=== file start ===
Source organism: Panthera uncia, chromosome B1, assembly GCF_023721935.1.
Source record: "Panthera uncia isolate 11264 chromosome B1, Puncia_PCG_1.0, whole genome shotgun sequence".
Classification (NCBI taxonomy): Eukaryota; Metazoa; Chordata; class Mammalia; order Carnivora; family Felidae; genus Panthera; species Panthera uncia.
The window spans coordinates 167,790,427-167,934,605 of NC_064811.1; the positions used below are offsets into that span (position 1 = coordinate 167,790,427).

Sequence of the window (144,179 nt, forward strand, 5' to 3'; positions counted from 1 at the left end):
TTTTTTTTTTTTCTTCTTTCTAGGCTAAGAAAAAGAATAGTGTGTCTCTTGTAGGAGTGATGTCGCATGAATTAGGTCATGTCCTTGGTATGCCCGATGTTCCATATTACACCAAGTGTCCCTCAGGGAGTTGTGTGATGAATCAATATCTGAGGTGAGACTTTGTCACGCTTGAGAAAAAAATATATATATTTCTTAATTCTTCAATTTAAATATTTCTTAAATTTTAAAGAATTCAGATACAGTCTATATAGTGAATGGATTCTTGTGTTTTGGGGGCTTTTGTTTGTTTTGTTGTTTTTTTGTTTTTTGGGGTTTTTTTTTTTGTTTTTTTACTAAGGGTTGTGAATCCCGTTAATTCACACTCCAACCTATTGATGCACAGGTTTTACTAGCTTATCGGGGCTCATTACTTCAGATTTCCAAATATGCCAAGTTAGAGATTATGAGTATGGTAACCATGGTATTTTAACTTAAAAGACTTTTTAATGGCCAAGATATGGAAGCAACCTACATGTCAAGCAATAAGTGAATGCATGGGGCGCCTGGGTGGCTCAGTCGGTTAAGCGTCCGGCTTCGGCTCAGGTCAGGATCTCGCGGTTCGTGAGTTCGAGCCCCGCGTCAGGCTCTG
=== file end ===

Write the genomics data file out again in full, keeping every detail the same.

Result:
Source organism: Panthera uncia, chromosome B1, assembly GCF_023721935.1.
Source record: "Panthera uncia isolate 11264 chromosome B1, Puncia_PCG_1.0, whole genome shotgun sequence".
Classification (NCBI taxonomy): Eukaryota; Metazoa; Chordata; class Mammalia; order Carnivora; family Felidae; genus Panthera; species Panthera uncia.
The window spans coordinates 167,790,427-167,934,605 of NC_064811.1; the positions used below are offsets into that span (position 1 = coordinate 167,790,427).

Sequence of the window (144,179 nt, forward strand, 5' to 3'; positions counted from 1 at the left end):
TTTTTTTTTTTTCTTCTTTCTAGGCTAAGAAAAAGAATAGTGTGTCTCTTGTAGGAGTGATGTCGCATGAATTAGGTCATGTCCTTGGTATGCCCGATGTTCCATATTACACCAAGTGTCCCTCAGGGAGTTGTGTGATGAATCAATATCTGAGGTGAGACTTTGTCACGCTTGAGAAAAAAATATATATATTTCTTAATTCTTCAATTTAAATATTTCTTAAATTTTAAAGAATTCAGATACAGTCTATATAGTGAATGGATTCTTGTGTTTTGGGGGCTTTTGTTTGTTTTGTTGTTTTTTTGTTTTTTGGGGTTTTTTTTTTTGTTTTTTTACTAAGGGTTGTGAATCCCGTTAATTCACACTCCAACCTATTGATGCACAGGTTTTACTAGCTTATCGGGGCTCATTACTTCAGATTTCCAAATATGCCAAGTTAGAGATTATGAGTATGGTAACCATGGTATTTTAACTTAAAAGACTTTTTAATGGCCAAGATATGGAAGCAACCTACATGTCAAGCAATAAGTGAATGCATGGGGCGCCTGGGTGGCTCAGTCGGTTAAGCGTCCGGCTTCGGCTCAGGTCAGGATCTCGCGGTTCGTGAGTTCGAGCCCCGCGTCAGGCTCTG